The Wagner Group, rebranded as the Africa Corps and now under Russian Defense Ministry control, will survive as long as its mercenaries get paid.
Prigozhin’s death is unlikely to significantly affect the Wagner Groups’s African operations as demand for mercenary services remain high.
With Prigozhin’s death, Putin’s message is clear: opposition will not be tolerated and will probably have fatal consequences.
Lukashenko’s interventions in the Prigozhin mutiny episode show that he does not necessarily operate in lockstep with Moscow.
Beijing is avoiding direct comment on the Wagner Mutiny, but in subtle ways, it may be suggesting to Moscow it needs to get its house in order.
Lukashenko can now pose as someone whose intervention got the Russian president out of a tight spot and helped stave off a civil war in Russia.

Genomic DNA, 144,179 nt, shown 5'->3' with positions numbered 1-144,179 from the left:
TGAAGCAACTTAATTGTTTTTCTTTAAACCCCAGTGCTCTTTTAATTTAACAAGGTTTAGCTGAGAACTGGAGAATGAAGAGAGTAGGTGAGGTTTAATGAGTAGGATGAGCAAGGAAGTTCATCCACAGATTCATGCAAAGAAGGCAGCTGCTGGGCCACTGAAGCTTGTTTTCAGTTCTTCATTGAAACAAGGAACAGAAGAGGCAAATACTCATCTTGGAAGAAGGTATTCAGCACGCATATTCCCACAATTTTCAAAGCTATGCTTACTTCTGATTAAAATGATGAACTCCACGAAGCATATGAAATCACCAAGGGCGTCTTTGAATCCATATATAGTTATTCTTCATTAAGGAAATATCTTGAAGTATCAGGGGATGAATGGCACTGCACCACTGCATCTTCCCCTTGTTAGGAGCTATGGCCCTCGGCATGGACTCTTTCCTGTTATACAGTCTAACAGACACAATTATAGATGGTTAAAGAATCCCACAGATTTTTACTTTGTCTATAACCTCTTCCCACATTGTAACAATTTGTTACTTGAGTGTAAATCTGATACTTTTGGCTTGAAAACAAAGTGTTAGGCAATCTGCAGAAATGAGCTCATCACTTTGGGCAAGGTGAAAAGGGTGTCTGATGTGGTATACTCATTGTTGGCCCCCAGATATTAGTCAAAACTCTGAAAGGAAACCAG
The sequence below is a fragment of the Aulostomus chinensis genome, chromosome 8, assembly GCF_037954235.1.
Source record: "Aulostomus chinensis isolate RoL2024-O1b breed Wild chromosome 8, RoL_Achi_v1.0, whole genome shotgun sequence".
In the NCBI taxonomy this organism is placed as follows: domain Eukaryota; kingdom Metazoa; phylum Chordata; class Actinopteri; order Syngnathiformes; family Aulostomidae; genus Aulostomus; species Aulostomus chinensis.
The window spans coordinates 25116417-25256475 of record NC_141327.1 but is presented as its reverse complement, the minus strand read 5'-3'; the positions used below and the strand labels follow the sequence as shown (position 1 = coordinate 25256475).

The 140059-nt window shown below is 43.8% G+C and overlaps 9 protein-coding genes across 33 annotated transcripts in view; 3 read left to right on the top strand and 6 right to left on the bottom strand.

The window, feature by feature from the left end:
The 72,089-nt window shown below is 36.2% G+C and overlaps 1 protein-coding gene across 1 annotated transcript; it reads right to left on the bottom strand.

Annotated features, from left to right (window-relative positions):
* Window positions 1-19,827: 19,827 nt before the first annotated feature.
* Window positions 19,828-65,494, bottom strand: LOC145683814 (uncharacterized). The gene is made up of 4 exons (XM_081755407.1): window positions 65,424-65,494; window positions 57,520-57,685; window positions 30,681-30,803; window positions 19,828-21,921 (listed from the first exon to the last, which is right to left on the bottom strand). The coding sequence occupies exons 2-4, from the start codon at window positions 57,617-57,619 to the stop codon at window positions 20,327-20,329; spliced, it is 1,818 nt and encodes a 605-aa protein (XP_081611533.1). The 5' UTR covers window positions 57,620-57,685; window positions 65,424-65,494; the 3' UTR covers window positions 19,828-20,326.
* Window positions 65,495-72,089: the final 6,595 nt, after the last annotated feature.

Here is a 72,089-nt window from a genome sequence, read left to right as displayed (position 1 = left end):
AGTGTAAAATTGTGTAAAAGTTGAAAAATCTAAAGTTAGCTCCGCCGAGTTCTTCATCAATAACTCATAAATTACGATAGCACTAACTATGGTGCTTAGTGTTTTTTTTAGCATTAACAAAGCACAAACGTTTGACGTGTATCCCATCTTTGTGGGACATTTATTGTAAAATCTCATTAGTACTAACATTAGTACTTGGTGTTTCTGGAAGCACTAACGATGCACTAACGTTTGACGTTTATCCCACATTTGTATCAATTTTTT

Vladimir Putin is a tough and resilient politician, but the aborted mutiny has exposed profound structural flaws in the Russian system of rule.
Wagner Group leader Yevgeny Prigozhin is leading his troops back across the border into Russia in open rebellion, making his way toward Moscow.
If Russia falls into internal crisis, Yevgeny Prigozhin will become a kingmaker, even if not a king himself.
The infighting between Wagner and Russia’s military has become a soap opera played out in front of a global audience.